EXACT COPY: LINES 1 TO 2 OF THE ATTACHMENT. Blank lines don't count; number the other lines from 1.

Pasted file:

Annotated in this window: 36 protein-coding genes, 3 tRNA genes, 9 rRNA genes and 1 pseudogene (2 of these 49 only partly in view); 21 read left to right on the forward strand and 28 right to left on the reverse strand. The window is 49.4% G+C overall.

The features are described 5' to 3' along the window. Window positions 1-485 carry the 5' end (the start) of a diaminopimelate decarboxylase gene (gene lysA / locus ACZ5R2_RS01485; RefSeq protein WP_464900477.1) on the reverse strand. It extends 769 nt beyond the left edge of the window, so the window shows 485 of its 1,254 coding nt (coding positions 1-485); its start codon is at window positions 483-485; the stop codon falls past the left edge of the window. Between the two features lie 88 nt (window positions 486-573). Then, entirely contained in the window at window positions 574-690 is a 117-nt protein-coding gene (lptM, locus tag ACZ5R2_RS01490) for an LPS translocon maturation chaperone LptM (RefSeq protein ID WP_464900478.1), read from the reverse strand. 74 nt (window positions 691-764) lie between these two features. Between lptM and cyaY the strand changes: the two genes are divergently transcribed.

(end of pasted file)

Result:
Annotated in this window: 36 protein-coding genes, 3 tRNA genes, 9 rRNA genes and 1 pseudogene (2 of these 49 only partly in view); 21 read left to right on the forward strand and 28 right to left on the reverse strand. The window is 49.4% G+C overall.

The features are described 5' to 3' along the window. Window positions 1-485 carry the 5' end (the start) of a diaminopimelate decarboxylase gene (gene lysA / locus ACZ5R2_RS01485; RefSeq protein WP_464900477.1) on the reverse strand. It extends 769 nt beyond the left edge of the window, so the window shows 485 of its 1,254 coding nt (coding positions 1-485); its start codon is at window positions 483-485; the stop codon falls past the left edge of the window. Between the two features lie 88 nt (window positions 486-573). Then, entirely contained in the window at window positions 574-690 is a 117-nt protein-coding gene (lptM, locus tag ACZ5R2_RS01490) for an LPS translocon maturation chaperone LptM (RefSeq protein ID WP_464900478.1), read from the reverse strand. 74 nt (window positions 691-764) lie between these two features. Between lptM and cyaY the strand changes: the two genes are divergently transcribed.